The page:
17 International modes of entry OptionsSourcingServingSpot(Suppliers)Buy from othersSell to othersContractRepeated purchase contractDistribution contractLicensesTechnical licenses to producersLicense brand or copyright to distributorAlliance, Joint Venture(Partners)Supply-side partnerDemand-side partner/distributorGrowth(Vertical integration)Establish operationsSell through own networkM&AMerge with supplierMerge with distributor.
18 MIX and MATCHModes of entry can differ:Across supplier and partner countriesAcross customer countriesBetween production and distribution sidesExample: GAP owns stores but outsources production
19 International modes of entry and strategy Advantages of vertical integration:Greater internal coordination across international operationsAvoiding market transaction costsInternal technology transferAvoid double marginalization
20 International modes of entry and strategy Disadvantages of vertical integration:Operating costs/risks in supplier countryLess flexibility, greater organizational costsLess market responsivenessLose benefits of focus on core competencies and outsourcing
21 Political riskNationalization of assets by host country (oil companies in Saudi Arabia)Imposition of restrictions on repatriation of profits after assets have been sunkRenegotiation of contract terms by government of host countryChanges in employment requirements, regulations, taxes, tariffs, non-tariff barriers after start of project (also public corruption)Subsidization of domestic producers after start of project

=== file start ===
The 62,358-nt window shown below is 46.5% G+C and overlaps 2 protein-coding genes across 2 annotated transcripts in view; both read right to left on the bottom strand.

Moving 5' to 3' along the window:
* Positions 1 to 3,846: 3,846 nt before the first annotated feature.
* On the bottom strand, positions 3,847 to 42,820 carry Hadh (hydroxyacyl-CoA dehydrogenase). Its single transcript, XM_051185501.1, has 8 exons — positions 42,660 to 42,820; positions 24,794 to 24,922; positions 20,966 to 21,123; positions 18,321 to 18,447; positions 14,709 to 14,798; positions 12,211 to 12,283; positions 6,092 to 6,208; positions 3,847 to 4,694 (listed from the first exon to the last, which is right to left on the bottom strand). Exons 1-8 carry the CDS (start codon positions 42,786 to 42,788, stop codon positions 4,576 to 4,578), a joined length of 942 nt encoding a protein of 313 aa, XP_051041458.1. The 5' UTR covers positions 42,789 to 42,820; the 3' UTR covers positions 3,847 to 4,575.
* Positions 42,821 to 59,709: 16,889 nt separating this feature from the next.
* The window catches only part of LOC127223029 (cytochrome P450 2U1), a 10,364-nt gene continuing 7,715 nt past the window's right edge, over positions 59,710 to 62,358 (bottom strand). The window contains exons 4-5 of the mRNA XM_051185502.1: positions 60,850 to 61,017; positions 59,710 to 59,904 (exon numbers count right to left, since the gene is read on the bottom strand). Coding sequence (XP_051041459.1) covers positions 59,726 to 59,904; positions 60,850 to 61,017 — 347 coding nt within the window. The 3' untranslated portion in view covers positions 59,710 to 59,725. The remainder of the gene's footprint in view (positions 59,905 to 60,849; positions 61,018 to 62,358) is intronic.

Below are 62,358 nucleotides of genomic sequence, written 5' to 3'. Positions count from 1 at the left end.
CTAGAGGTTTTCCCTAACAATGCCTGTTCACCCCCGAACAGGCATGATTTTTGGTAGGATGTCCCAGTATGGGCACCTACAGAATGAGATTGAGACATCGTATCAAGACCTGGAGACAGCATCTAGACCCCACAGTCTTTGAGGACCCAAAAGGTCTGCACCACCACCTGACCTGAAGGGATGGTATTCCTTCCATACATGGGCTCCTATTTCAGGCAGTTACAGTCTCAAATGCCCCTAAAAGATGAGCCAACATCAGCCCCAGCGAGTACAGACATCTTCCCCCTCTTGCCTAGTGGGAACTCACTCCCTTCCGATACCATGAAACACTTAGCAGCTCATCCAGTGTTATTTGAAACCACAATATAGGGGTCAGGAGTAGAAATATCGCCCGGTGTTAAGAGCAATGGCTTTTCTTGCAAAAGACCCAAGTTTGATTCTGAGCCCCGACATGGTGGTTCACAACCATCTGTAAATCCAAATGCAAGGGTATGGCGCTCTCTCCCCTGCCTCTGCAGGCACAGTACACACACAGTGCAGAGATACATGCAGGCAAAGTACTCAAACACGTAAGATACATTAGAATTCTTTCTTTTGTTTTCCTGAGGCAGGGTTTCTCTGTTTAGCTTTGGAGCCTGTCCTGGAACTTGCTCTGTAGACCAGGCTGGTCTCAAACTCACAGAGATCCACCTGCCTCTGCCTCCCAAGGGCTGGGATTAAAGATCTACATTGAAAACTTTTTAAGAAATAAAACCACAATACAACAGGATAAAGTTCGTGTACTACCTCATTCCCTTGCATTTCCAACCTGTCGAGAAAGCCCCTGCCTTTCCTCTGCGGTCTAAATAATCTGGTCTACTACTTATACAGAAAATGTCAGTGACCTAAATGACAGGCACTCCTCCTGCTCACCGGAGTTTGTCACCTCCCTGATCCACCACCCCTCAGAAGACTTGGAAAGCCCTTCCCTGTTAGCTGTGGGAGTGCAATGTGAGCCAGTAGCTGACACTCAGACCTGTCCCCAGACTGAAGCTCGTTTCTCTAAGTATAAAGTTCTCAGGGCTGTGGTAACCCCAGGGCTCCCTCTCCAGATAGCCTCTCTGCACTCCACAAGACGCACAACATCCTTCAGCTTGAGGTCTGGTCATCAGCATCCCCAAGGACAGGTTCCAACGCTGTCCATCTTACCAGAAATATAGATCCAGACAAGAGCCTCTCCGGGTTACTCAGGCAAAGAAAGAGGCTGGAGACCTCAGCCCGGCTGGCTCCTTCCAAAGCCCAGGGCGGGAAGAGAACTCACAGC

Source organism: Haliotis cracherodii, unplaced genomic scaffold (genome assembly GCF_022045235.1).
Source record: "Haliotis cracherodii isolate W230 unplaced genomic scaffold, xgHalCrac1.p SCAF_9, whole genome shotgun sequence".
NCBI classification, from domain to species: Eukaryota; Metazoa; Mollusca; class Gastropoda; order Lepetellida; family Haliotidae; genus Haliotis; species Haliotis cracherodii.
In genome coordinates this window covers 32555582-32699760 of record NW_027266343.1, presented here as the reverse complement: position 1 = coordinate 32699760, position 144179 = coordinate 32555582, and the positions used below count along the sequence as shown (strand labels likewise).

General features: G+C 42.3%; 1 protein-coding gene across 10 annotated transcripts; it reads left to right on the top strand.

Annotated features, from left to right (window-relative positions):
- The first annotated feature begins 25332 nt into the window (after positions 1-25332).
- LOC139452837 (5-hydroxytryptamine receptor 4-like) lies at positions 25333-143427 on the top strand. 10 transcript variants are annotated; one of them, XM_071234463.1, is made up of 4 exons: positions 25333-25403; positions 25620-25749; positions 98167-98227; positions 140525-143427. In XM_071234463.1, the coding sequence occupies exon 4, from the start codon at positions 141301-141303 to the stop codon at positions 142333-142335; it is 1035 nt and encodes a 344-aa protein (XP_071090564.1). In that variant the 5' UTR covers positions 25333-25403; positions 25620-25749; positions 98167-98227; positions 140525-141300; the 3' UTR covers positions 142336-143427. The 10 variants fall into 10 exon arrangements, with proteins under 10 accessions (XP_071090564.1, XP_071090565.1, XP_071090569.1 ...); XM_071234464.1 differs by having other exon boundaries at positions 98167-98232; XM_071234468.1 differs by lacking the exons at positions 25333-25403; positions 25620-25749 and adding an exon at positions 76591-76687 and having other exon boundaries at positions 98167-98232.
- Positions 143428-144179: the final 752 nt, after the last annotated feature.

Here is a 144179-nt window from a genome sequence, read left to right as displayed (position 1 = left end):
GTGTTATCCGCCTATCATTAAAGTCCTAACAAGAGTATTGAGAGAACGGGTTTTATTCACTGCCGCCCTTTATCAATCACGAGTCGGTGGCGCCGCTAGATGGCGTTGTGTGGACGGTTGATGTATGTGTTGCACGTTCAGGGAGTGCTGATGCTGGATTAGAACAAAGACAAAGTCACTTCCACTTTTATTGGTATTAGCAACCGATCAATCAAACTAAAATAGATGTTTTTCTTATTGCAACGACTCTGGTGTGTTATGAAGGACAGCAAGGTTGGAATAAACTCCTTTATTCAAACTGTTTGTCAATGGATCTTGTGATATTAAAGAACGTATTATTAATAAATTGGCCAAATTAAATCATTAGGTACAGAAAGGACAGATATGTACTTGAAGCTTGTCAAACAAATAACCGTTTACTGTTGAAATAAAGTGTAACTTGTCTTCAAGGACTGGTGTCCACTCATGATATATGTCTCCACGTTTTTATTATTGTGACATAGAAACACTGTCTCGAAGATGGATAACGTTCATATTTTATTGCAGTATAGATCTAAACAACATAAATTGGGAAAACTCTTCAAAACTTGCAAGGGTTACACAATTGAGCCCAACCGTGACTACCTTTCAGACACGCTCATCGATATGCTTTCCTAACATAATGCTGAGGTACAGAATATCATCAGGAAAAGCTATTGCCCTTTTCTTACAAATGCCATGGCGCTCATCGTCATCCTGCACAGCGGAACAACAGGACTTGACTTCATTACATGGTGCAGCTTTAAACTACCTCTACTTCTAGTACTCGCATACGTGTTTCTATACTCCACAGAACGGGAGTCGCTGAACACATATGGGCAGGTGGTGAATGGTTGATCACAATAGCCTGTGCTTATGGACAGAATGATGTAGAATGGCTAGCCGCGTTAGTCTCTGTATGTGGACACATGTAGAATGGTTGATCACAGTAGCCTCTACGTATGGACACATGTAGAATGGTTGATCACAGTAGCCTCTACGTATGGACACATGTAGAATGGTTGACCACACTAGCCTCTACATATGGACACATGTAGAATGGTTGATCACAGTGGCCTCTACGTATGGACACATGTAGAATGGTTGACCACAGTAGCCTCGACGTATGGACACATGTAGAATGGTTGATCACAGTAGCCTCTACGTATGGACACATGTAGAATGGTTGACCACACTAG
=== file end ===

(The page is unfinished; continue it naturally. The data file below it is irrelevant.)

22 Reducing political risk Forecast potential changes in the policies of the host country – include domestic politics of host country and international relationsUnderstand objectives of host government – tax revenues, local control of investment, political control, employment, attracting investment, attracting technologyUnderstand public policy limits on market power, employment practices, environmental activitiesUnderstand public policy differences toward international business operating abroad versus domestic business
23 Contract risk: Suppliers and partners Renegotiation of contract terms by supplier or partner in the host countryRenegotiation of contracts by foreign suppliers and partners often protected by government policy, legal system, or absence of business reputation effectsLocal supplier or partner does not honor contract (low-quality production) or defaults on paymentsSupplier or partner acts after investments have been sunk – hold-up problem
24 Reducing Contract Risk Long-term relationships with repeated exchange increase incentives for local supplier or partner to performBeing part of a business network creates performance incentives for local supplier or partnerUse of trusted intermediaries in forming and maintaining business relationshipEvaluate legal and regulatory climate in host country